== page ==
Clinton's gambit as peacebroker
As Syrian-Israeli talks proceed, the Mideast offers this US president
WASHINGTON — Nixon opened China. Carter forged the historic Israel-Egypt peace deal. Reagan drove the Communist Soviet Union toward dtente with the US.
So far, these former presidents have upstaged Bill Clinton, who has yet to make such a permanent contribution to defusing world tensions. But as Mr. Clinton enters his last year in office, analysts see the greatest prospect for a Clinton-brokered peace in the current Arab-Israeli peace talks.
For all the criticisms of the administration's scattershot approach to international affairs, the Mideast is one area where attention has been relatively focused - and the president personally engaged, analysts say.
Indeed, Clinton cleared his calendar yesterday to preside over the second round of Israeli-Syrian talks in Shepherdstown, W.Va. Official Syrian media are calling the discussions "decisive," as both sides seek a land-for-security deal after fighting three full-fledged wars since Israel's founding in 1948.
"I have actually very high expectations for what might come out of the Israel-Syria talks simply because it plays to where the president is strongest, and that is personal intervention, hand-holding, being the go-between, and having the staying power to hang with it," says Tara Sonenshine, a former senior aide to national security adviser Samuel Berger.
There is, of course, no shortage of hot spots that could use the hand of a skillful negotiator. Besides the Mideast, there's the Balkans quagmire, the India-Pakistan tinderbox, the Korean Peninsula - all representing opportunities for a president who is now a senior statesman.
Unlike President Richard Nixon, who preferred paper diplomacy to face-to-face talks, or Ronald Reagan, who relied heavily on Secretary of State George Shultz, Clinton runs intense, almost therapy-like sessions with world leaders when he senses a peace deal.
Witness 1998's marathon Wye River talks in Maryland, involving Palestinian leader Yasser Arafat and former Israeli leader Benjamin Netanyahu, or the numerous phone calls Clinton placed to Syrian President Hafez al-Assad and Israeli Prime Minister Ehud Barak before talks opened here last month.
"It's a style unlike the style of any other president in modern times," says Philip Zelikow, a foreign-policy expert at the University of Virginia and a career diplomat in the Bush administration.
Several factors bode well for an Israel-Syria peace deal this year and for a final Israeli-Palestinian agreement in September - though the outcomes are by no means sealed. First, Israel's Mr. Barak appears ready to end 50 years of conflict with Syria and sees a deal as leading to withdrawal of Israeli troops from Lebanon, for which Syria is a power broker. Withdrawal would fulfill a Barak campaign promise.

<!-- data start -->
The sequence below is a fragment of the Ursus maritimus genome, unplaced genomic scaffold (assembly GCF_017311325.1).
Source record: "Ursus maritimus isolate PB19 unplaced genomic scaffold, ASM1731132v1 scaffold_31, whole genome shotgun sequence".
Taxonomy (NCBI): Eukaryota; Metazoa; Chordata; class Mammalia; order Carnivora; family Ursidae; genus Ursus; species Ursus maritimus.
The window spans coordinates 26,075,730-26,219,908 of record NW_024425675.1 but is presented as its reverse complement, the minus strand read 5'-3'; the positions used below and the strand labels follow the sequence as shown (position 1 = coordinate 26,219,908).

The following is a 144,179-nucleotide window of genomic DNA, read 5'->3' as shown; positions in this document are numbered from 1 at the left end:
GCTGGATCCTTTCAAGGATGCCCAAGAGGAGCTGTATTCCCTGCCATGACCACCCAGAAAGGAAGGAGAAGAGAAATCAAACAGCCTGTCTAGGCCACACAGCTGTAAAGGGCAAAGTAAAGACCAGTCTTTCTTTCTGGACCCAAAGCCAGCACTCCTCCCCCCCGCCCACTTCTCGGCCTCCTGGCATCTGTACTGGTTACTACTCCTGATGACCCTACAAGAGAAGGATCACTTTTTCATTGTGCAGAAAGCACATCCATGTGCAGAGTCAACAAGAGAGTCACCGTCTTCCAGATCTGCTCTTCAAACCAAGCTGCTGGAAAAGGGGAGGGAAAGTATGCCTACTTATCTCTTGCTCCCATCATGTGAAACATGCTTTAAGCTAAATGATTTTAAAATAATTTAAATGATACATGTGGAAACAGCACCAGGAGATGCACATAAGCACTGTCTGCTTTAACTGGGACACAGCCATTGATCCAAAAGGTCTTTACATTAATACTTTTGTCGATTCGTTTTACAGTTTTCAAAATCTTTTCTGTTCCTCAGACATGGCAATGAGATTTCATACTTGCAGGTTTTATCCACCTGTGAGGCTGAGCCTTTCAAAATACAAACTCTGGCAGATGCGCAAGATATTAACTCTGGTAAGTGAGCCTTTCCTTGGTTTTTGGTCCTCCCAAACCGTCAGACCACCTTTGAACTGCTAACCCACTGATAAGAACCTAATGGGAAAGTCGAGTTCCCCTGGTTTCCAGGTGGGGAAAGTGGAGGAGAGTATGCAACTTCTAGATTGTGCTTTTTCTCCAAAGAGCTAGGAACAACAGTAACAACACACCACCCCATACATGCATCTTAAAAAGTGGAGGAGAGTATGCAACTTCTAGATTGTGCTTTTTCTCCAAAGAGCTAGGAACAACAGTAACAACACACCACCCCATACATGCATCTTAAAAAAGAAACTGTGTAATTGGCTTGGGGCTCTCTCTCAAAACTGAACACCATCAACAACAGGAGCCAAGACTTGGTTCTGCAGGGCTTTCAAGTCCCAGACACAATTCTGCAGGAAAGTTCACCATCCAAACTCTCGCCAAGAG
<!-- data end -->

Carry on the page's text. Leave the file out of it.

Syria's President Assad, meanwhile, sees in Barak his only opportunity to regain the strategic Golan Heights, which Israel captured in the 1967 Arab-Israeli war. He also wants to secure a legacy and to smooth his son's transition to leadership.
On the Palestinian front, both Barak and Mr. Arafat want closure on the grinding issues of security for Israel and Palestinian autonomy. In the background are also concerns about Arafat's health - as well as the uncertainties of a future US administration should a deal fail under Clinton.
To Clinton, facilitating a Mideast deal that has such wide-ranging implications would no doubt cement his place in history books. If this year's agreements are in fact signed, they could open the way to peace between Israel and most of the Arab world.
But a number of things could derail the Mideast peace process, including domestic politics in any of the countries involved, and a US Congress that may not approve the security and economic guarantees that America would likely be called upon to provide.
Jon Alterman, a Mideast analyst at the US Institute of Peace here, says the problem with peace agreements in the region is always implementation. If any deals are made, he sees them as broad ones, as foundations for additional agreements in the future.
This makes Clinton's job particularly tough. Unlike President Jimmy Carter, who Mr. Alterman credits for starting the region down the long road to peace, "Clinton doesn't have the luxury of merely trying to be an ice breaker. He has a harder job. He has to build a framework for the future that depends on implementation that he can't control."
Around the world
While the administration is throwing its energy into a legacy-enhancing Mideast peace deal, that is not the only trouble spot it is watching. Clinton this year is expected to visit India and Pakistan, two new nuclear powers at loggerheads. And the administration is inching toward more normal relations with some other countries where strains with the US have been evident, such as North Korea and Iran.
One conflict the US is trying to influence is between Turkey and Greece, over the status of Cyprus. The two sides recently finished 12 days UN-moderated negotiations. "Clinton feels the Irish conflict heading toward settlement, the Middle East is heading toward a settlement, and now he wants to add Cyprus to the list," says an administration official.
But these other areas are not ripe for resolution in the short time remaining to Clinton, says Thomas Henriksen of the Hoover Institution in California. In most of these cases, the president has come too late to the issue, has not focused on it consistently, or the countries themselves are not ready to deal, he says.
*Staff writer Justin Brown contributed to this report.
(c) Copyright 1999. The Christian Science Publishing Society